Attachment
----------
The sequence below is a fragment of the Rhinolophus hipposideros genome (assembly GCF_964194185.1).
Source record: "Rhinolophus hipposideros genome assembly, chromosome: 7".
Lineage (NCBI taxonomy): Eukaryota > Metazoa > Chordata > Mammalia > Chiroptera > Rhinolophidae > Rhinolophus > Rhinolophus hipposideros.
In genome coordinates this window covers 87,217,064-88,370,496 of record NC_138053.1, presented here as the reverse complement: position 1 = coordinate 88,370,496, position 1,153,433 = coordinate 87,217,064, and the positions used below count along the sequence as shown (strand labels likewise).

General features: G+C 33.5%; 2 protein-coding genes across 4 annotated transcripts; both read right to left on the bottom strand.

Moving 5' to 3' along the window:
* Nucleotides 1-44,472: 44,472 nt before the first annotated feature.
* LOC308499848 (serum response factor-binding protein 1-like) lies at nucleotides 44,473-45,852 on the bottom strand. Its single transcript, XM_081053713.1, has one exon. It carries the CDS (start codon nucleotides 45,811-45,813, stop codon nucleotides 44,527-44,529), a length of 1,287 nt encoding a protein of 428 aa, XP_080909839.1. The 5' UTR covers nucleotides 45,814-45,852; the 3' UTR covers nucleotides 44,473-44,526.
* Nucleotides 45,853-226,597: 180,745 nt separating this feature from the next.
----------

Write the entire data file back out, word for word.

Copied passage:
The sequence below is a fragment of the Rhinolophus hipposideros genome (assembly GCF_964194185.1).
Source record: "Rhinolophus hipposideros genome assembly, chromosome: 7".
Lineage (NCBI taxonomy): Eukaryota > Metazoa > Chordata > Mammalia > Chiroptera > Rhinolophidae > Rhinolophus > Rhinolophus hipposideros.
In genome coordinates this window covers 87,217,064-88,370,496 of record NC_138053.1, presented here as the reverse complement: position 1 = coordinate 88,370,496, position 1,153,433 = coordinate 87,217,064, and the positions used below count along the sequence as shown (strand labels likewise).

General features: G+C 33.5%; 2 protein-coding genes across 4 annotated transcripts; both read right to left on the bottom strand.

Moving 5' to 3' along the window:
* Nucleotides 1-44,472: 44,472 nt before the first annotated feature.
* LOC308499848 (serum response factor-binding protein 1-like) lies at nucleotides 44,473-45,852 on the bottom strand. Its single transcript, XM_081053713.1, has one exon. It carries the CDS (start codon nucleotides 45,811-45,813, stop codon nucleotides 44,527-44,529), a length of 1,287 nt encoding a protein of 428 aa, XP_080909839.1. The 5' UTR covers nucleotides 45,814-45,852; the 3' UTR covers nucleotides 44,473-44,526.
* Nucleotides 45,853-226,597: 180,745 nt separating this feature from the next.